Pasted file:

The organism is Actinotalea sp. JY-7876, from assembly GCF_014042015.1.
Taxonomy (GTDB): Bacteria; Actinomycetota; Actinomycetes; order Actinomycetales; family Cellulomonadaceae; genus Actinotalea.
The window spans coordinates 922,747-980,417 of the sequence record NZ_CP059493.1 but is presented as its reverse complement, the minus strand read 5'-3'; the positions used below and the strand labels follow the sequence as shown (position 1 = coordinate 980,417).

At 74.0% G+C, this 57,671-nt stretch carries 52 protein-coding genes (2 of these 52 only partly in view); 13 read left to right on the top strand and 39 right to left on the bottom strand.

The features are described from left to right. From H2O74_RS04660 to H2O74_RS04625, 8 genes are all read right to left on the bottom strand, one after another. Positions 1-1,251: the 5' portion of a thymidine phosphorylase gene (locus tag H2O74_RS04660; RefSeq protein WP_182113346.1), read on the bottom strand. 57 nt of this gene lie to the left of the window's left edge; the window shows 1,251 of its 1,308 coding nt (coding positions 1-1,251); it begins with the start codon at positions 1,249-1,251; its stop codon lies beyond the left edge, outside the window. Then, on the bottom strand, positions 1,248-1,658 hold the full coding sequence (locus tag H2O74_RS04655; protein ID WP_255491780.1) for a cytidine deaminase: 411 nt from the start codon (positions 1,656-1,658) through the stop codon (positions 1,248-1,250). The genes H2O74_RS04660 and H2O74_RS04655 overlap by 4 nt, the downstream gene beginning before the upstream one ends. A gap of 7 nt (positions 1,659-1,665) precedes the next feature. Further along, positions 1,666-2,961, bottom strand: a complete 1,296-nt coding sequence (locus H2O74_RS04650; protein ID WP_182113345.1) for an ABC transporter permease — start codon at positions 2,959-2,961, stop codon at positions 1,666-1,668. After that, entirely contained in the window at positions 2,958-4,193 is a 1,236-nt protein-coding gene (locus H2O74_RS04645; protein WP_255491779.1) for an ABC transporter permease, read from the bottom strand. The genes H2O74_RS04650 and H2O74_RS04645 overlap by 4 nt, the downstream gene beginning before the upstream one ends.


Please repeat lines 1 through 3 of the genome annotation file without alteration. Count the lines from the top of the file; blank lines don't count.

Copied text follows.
The organism is Actinotalea sp. JY-7876, from assembly GCF_014042015.1.
Taxonomy (GTDB): Bacteria; Actinomycetota; Actinomycetes; order Actinomycetales; family Cellulomonadaceae; genus Actinotalea.
The window spans coordinates 922,747-980,417 of the sequence record NZ_CP059493.1 but is presented as its reverse complement, the minus strand read 5'-3'; the positions used below and the strand labels follow the sequence as shown (position 1 = coordinate 980,417).